I would run just over 4 miles across the East End, on Thacher Road and Grand Avenue, from the pink “g” in the map, which is the Thacher School, to the pink “b,” the Gridley trailhead at the top of Gridley Road. From there, I’d go up Gridley Trail (#5 on the map) about 6 miles and almost 3500 feet. Then, hang a right on Nordhoff Ridge Road and run over 8 miles on trail #1 all the way around the backside of Chief Peak, which involves about another 1500 feet of climbing, to the intersection of Sisar Canyon Road (trail #3). Finally, I’d run about 4 miles down from the ridge and return to Thacher via Horn Canyon (trail #10). The total mileage would be between 22 and 23.
Going solo and self-supported, I knew a big challenge would be to carry enough water. I had to assume there would not be water along the way. (I wouldn’t want to do this loop in summer, when the triple-digit heat bakes the valley.) I carried two hand-held bottles with 20 oz. each, a hydration pack with a 30-oz. bladder (unfortunately, I didn’t have a larger one with me), and a Platypus SoftBottle in my pack with another 17 oz. I also took my whistle and Muzzle Spray in case of any coyote or mountain lion encounters.
I ran relatively quickly across the East End, eager to climb Gridley Trail. Gridley offers a wonderful variety of terrain and vegetation, from highly technical, rocky switchbacks bordered by dry, spiky yucca and sage, to smooth, runnable stretches pleasantly shaded by manzanita. After only about a mile, the valley comes into view in all its beauty.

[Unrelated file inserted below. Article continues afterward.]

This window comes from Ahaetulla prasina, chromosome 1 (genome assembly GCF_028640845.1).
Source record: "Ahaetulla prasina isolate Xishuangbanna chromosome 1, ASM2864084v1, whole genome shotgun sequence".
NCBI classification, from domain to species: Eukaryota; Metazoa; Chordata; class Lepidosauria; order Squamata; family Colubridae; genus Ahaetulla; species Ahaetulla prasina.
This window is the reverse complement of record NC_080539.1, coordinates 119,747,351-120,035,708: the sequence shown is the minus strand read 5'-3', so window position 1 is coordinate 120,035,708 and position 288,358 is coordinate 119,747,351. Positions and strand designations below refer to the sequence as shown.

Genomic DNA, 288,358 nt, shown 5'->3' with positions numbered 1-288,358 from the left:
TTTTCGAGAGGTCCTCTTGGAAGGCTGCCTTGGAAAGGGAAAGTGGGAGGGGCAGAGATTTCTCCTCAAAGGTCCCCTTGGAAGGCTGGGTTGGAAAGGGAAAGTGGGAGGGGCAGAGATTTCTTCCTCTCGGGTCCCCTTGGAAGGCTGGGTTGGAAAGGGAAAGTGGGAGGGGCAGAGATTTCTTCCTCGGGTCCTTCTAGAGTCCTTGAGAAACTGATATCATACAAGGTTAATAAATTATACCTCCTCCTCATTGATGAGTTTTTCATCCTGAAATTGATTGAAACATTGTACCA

Only a couple of miles up Gridley, however, and a little more than an hour into my run, I started to worry about rationing water. I had depleted one bottle already, and I had barely begun the hard climb. Looking up at the sunny, steep, long ridge that loomed ahead, I knew I would probably run out of water before starting the descent.
Just as I was berating myself for poor planning, I turned a corner and encountered a horse trough that sits by the trail just under three miles from the trailhead. Hallelujah! Who cares if it was mossy and had bugs on the surface? It had a trickle of water from a hose feeding it, so it wasn’t stagnant, which was good enough for me. I gulped a bottle’s worth, refilled, and felt ready to tackle the rest of the route.
More than halfway up Gridley, the trail revealed views of canyons I never had seen before. I got a kick out of seeing Chief’s face from a different perspective. After always looking at the left side of his profile from the valley below, it was fascinating to gaze through the hills and realize I was looking up Chief’s nose (the west side of the peak). It was also a bit daunting to realize I had to run the ridge around and past this peak, which still looked a long way away.
After some tough switchbacks, the trail finally reached its intersection with Nordhoff Ridge Road. If I had more time and water, I would have liked to go left and run a mile up to Nordhoff Peak, but that would have to wait for another day. I turned right instead and headed east on the dirt road that straddles the Ojai Valley and Sespe Wilderness.
The dirt road along the ridge felt challenging because it still climbed more than 1000 feet, but it was easy in terms of terrain. I could stop looking down at my feet to avoid tripping hazards and instead look up and around, soaking in the views. Frequently I paused to identify landmarks below, such as the massive white boulders of Piedra Blanca in the Sespe or certain tracts of orchards in the valley.